As my hon. Friend the Member for Crosby (Mr. Graham Page) has said, the consolidation procedure under which this Bill comes to us is being stretched a little. We are starting in this Session to consolidate Statutes and statutory enactments. I suppose it is all right. We are starting to consolidate Statutes and introduce statute law revision in the same Bill. I suppose it comes inside the Statute and Standing Orders. I do not formally take the point, but mention it in passing merely as an aspect of this general point. For instance, my hon. Friend has raised a point in relation to the suspensory powers contained in Clause 43.

Obviously, we must keep an absolutely clear line between consolidation of enactments and this law reform which may be of a technical character but nevertheless raises the question, which is a matter of opinion, what is an anomaly within the meaning of the Consolidation of Enactments Act. That is the point we wish to make, and I feel sure that the Minister without Portfolio will see that those who are responsible for proposals coming before us in future will bear that closely in mind.

Sir Eric Fletcher

I am very grateful to the hon. Gentleman for what he has said. One should just add this corollary to it. It is partly due to the fact that for years past there has been considerable difficulty in making minor changes in our law that there has been a tendency—perhaps rightly, perhaps not—under the Act of 1949 to use Consolidation Measures for the purpose of making corrections and minor improvements. It was a convenient procedure because, as all hon. Members will know, there has been great difficulty in finding sufficient Parliamentary time for a number of small, useful Bills which are necessary to put right certain anomalies that occur from time to time in our law as a result of judicial decisions or otherwise. Therefore, there may have been a tendency in the past to use Consolidation Bills to alleviate that difficulty.

I very much hope that, now we have for the first time set up a Law Commission and now that the House has approved a change in our Parliamentary procedure designed to facilitate anomalies in the law being corrected, there will be less need to use Consolidation Measures for anything other than matters of pure consolidation. To that extent I entirely agree with what the hon. Member for Buckinghamshire, South (Mr. Ronald Bell) has just said. There may still be legitimate differences of opinion as to whether any proposed improvement in a Consolidation Measure is "minor", to use the word of the 1949 Act, or substantial.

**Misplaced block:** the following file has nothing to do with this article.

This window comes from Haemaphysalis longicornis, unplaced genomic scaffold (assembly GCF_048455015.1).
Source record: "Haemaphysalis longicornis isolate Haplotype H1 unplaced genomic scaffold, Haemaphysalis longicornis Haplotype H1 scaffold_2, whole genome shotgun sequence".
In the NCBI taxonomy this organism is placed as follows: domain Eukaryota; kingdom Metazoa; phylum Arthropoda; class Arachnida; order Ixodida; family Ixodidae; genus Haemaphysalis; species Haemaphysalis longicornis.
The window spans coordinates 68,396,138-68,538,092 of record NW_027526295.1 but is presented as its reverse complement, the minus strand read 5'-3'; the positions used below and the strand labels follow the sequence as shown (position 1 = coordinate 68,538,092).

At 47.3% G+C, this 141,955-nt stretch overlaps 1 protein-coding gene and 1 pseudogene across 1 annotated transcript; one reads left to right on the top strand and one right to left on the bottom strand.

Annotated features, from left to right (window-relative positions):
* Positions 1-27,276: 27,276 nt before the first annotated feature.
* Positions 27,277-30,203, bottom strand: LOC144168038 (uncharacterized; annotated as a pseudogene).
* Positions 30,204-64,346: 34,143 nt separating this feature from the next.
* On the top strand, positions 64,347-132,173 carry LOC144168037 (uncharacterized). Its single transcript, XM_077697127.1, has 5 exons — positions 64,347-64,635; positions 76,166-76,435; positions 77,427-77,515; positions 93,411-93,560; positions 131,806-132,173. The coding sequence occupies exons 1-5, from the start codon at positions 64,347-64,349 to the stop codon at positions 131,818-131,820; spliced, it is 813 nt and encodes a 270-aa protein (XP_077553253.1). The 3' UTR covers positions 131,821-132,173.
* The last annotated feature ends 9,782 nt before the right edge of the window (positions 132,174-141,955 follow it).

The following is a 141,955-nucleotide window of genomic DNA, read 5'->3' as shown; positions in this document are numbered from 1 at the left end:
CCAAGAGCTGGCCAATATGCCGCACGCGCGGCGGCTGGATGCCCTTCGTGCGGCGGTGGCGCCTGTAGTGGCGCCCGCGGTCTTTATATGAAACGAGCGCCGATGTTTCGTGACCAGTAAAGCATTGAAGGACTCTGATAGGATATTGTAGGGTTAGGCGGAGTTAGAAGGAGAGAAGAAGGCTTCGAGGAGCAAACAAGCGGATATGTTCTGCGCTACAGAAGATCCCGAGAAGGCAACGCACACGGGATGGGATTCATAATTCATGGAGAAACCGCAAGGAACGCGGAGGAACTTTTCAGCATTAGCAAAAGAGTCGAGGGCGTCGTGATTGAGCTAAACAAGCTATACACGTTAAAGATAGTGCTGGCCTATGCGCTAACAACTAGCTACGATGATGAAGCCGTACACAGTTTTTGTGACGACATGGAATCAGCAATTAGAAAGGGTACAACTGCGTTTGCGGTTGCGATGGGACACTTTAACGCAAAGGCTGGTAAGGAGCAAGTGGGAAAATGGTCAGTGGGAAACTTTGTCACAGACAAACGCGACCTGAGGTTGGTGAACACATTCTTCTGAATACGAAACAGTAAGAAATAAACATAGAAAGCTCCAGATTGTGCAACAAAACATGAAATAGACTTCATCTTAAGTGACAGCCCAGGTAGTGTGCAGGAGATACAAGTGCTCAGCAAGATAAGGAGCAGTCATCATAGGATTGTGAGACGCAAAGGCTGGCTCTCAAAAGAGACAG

Since the Committee ought to know the kind of point with which we are concerned this morning, I think that it is right to remind hon. Members of the matter which was deleted from the Bill as a result of the recommendations of the Joint Select Committee, so that hon. Members can see where the dividing line falls. The position under the existing law is that under Section 20 of the 1950 Act, in a case of judicial separation the court can order the payment of permanent alimony to a wife. If it is not paid, the husband can be made liable for his wife's necessaries. By a subsequent Act, the Matrimonial Causes Act, 1963, the court has power not merely to make an order for payment of permanent alimony, but to order a lump sum. There is nothing in the law at present to say that if the husband makes default in the payment of a lump sum he should be liable for necessaries, although some people thought that that was a natural consequence of the change which was made in 1963.

The Joint Committee thought that it was not a minor improvement but a matter of substance. There were legitimate differences of opinion about that and, because of the views expressed by the hon. Member for Buckinghamshire, South and others, this change in the Matrimonial Causes Act is not to be found in the Consolidation Measure.

In answer to the hon. Member for Crosby (Mr. Graham Page), I can say that it is obviously the intention that there should be no delay in the making of the necessary Statutory Instrument to bring this Consolidation Measure into force, and it is my hope and belief that, thanks to the existence of the Law Commission and the programme on which it is now engaged, these matters to which attention has been drawn this morning and other matters relating to matrimonial proceedings will be considered by the Commission and that in a substantive Bill we shall have an opportunity to remove other anomalies in due course.

Question put and agreed to.

Clause ordered to stand part of the Bill.

Schedules 1 and 2 agreed to.

Bill reported, without Amendment; read the Third time and passed, without Amendment.